January 11, 2021

Name it, write about it

by Rod Smith

You can do some things to relieve your loneliness.

Find the loneliness within yourself.

Name it.

“Tag” it.

Describe it.

It’s impossible to deal with something you resist exploring. “Reduce” your emotions to a few sentences – or more if necessary. 

“I am lonely – afraid, vulnerable – because my life has changed so much.” 

“I am sad because my adult children seldom contact me.” 

“I feel cut off because I have not seen trusted friends for a long time.” 

“My divorce has hit me hard even though I wanted it.” 

Write it down, whatever it is, so you know what you are working with.

Writing it will help you get your “head around it.”  

Use your pen – pencil, computer –  to understand what you are feeling by expanding on what you have written. 

“This makes sense. My loneliness is understandable,” one may write. 

“I have faced substantial loss. It would be unusual to not feel confusion and loneliness.” 

This is one of many reasons writing in a journal is so valuable. 

It helps name and deal with strong and uncomfortable emotions. It offers an opportunity for larger perspectives. It leads to understanding and self-acceptance and often provides a series stepping stones to a brighter future.     

January 7, 2021

Beautiful moment

by Rod Smith

I had a beautiful moment in rural Poland.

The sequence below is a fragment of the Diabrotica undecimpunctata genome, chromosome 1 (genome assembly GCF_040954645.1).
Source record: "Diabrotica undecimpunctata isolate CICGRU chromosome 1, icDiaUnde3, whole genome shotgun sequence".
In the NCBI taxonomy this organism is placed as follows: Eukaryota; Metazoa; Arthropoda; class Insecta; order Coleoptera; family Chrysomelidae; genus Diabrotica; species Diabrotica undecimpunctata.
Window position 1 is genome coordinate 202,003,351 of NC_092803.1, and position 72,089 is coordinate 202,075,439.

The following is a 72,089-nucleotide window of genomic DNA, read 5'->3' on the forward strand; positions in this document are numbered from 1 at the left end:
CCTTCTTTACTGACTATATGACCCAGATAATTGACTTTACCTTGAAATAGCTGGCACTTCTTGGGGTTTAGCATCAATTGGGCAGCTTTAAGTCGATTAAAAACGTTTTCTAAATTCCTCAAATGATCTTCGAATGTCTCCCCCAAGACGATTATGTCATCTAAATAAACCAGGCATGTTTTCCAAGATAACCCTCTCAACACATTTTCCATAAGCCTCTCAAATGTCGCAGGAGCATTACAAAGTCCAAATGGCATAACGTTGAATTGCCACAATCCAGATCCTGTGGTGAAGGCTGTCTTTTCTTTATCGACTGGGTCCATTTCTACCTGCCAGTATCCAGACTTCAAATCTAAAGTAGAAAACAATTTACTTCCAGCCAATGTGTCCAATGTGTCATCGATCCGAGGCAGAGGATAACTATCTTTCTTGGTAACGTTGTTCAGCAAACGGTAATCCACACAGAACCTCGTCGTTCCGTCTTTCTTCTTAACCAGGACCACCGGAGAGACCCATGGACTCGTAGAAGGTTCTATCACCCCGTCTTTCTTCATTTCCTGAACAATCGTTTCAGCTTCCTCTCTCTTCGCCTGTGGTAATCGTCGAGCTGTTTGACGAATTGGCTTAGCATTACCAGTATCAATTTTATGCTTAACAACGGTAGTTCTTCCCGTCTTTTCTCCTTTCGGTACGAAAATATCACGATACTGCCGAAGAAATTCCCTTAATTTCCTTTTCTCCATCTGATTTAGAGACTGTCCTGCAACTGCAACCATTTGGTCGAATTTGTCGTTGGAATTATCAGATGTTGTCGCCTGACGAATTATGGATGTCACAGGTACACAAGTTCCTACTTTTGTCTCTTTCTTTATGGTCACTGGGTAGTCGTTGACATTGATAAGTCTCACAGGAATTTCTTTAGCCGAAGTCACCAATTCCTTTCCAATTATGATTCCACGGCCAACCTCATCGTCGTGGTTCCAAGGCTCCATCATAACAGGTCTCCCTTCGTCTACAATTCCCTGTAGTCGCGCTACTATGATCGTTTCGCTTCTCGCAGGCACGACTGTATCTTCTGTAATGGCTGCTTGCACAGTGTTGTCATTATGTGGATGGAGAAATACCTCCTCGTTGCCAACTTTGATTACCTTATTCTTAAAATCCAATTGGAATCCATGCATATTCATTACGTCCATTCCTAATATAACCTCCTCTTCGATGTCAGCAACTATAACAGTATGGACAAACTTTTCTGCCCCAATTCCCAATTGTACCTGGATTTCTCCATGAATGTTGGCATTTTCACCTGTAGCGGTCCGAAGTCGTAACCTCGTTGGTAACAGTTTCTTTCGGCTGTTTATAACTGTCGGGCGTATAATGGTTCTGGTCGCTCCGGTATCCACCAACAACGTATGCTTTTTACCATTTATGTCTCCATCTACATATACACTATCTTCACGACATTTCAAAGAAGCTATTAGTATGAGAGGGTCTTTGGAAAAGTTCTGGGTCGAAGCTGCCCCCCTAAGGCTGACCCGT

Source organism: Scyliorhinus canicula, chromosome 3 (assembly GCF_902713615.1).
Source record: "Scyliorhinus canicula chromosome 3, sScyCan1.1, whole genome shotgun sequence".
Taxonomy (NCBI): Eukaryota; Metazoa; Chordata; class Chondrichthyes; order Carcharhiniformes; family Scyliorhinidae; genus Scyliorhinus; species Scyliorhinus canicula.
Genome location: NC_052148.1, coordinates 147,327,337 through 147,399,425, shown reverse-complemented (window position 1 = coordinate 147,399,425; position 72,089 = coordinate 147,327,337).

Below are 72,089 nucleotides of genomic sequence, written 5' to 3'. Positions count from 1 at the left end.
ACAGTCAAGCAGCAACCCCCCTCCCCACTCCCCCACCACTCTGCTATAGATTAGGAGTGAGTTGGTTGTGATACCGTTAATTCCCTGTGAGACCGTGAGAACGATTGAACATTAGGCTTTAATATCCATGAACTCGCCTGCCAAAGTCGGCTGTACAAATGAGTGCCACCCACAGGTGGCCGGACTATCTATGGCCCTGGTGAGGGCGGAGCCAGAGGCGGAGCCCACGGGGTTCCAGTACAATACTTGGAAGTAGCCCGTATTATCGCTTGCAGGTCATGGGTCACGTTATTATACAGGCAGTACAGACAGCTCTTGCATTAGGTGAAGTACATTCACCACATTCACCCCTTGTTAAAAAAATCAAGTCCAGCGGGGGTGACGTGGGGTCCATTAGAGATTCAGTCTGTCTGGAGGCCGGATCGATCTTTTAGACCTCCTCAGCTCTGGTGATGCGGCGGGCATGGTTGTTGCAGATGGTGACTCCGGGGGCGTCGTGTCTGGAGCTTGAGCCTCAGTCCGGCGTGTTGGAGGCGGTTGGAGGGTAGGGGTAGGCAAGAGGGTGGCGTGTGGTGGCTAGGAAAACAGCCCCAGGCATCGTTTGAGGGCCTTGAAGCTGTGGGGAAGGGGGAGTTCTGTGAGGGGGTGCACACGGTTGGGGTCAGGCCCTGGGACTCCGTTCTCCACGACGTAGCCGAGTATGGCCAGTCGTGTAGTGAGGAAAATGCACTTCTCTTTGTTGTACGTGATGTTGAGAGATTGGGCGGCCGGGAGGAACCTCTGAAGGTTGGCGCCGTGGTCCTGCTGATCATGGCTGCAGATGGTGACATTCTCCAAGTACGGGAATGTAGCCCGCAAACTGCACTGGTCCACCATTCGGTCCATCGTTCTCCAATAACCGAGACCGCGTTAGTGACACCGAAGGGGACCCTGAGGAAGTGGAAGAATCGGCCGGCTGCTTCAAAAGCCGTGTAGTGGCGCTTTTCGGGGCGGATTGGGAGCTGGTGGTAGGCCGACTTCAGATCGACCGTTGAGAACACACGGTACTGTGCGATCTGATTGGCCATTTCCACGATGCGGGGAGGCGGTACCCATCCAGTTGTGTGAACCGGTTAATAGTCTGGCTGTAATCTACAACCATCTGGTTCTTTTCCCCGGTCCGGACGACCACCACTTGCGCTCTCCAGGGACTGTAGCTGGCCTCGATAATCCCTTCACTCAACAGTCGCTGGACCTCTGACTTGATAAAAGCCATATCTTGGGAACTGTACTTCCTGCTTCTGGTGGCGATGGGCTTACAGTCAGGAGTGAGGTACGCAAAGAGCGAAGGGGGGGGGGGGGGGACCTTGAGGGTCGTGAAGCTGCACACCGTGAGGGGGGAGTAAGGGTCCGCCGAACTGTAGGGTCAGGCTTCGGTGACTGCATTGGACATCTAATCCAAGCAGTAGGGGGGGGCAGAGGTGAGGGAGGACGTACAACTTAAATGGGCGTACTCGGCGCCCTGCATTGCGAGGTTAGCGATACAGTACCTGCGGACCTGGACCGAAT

The boys and I were at an annual “art” conference, a gathering of 5 or 6 thousand people. Many of the people attended year in and year out. They camped in tent villages on open lands near a long-abandoned monastery.  

My only responsibility was to teach a late afternoon class and so I found the time to be most relaxing. I especially enjoyed breakfast at a little outdoor restaurant near the monastery gates. Since everyone was attending the conference it was easy to strike up a conversation. The difficulty was finding someone who could speak English. 

One day I met a young man who told me he’d been attending for years. 

“Do you have one outstanding beautiful memory from all your visits?” I asked.

He thought for a few minutes. 

“One night,” his English, stilted but perfect, in the manner of one who had studied the language without speaking it. 

“I came to my tent very late. Middle of the night. I had been practicing my violin. I was being very quiet. I banged my strings by accident and woke up people. From inside a tent someone called out, asked me to play my violin.

“People from other tents joined in. I couldn’t see anyone. I could only hear them asking me to play.